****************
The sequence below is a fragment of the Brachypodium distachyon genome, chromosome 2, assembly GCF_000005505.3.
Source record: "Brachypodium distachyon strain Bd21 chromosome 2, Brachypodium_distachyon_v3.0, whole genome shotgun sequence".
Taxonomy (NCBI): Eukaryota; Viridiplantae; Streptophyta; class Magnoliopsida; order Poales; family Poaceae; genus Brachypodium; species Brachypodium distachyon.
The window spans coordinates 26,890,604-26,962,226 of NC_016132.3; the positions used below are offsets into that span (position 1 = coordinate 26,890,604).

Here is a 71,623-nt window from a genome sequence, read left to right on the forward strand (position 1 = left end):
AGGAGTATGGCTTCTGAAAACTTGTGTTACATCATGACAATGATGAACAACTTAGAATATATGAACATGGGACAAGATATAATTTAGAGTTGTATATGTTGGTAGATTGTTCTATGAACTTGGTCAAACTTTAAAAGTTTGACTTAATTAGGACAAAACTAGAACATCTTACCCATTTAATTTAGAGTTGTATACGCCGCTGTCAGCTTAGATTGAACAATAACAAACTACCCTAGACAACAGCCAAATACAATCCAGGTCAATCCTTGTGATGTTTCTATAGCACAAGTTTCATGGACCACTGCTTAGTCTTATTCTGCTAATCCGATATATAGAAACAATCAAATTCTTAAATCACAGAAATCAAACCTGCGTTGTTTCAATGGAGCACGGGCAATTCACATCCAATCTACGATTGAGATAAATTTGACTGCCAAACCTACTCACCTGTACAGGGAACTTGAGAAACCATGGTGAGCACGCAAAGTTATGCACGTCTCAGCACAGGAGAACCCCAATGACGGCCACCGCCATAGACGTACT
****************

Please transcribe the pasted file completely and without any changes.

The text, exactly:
The sequence below is a fragment of the Brachypodium distachyon genome, chromosome 2, assembly GCF_000005505.3.
Source record: "Brachypodium distachyon strain Bd21 chromosome 2, Brachypodium_distachyon_v3.0, whole genome shotgun sequence".
Taxonomy (NCBI): Eukaryota; Viridiplantae; Streptophyta; class Magnoliopsida; order Poales; family Poaceae; genus Brachypodium; species Brachypodium distachyon.
The window spans coordinates 26,890,604-26,962,226 of NC_016132.3; the positions used below are offsets into that span (position 1 = coordinate 26,890,604).

Here is a 71,623-nt window from a genome sequence, read left to right on the forward strand (position 1 = left end):
AGGAGTATGGCTTCTGAAAACTTGTGTTACATCATGACAATGATGAACAACTTAGAATATATGAACATGGGACAAGATATAATTTAGAGTTGTATATGTTGGTAGATTGTTCTATGAACTTGGTCAAACTTTAAAAGTTTGACTTAATTAGGACAAAACTAGAACATCTTACCCATTTAATTTAGAGTTGTATACGCCGCTGTCAGCTTAGATTGAACAATAACAAACTACCCTAGACAACAGCCAAATACAATCCAGGTCAATCCTTGTGATGTTTCTATAGCACAAGTTTCATGGACCACTGCTTAGTCTTATTCTGCTAATCCGATATATAGAAACAATCAAATTCTTAAATCACAGAAATCAAACCTGCGTTGTTTCAATGGAGCACGGGCAATTCACATCCAATCTACGATTGAGATAAATTTGACTGCCAAACCTACTCACCTGTACAGGGAACTTGAGAAACCATGGTGAGCACGCAAAGTTATGCACGTCTCAGCACAGGAGAACCCCAATGACGGCCACCGCCATAGACGTACT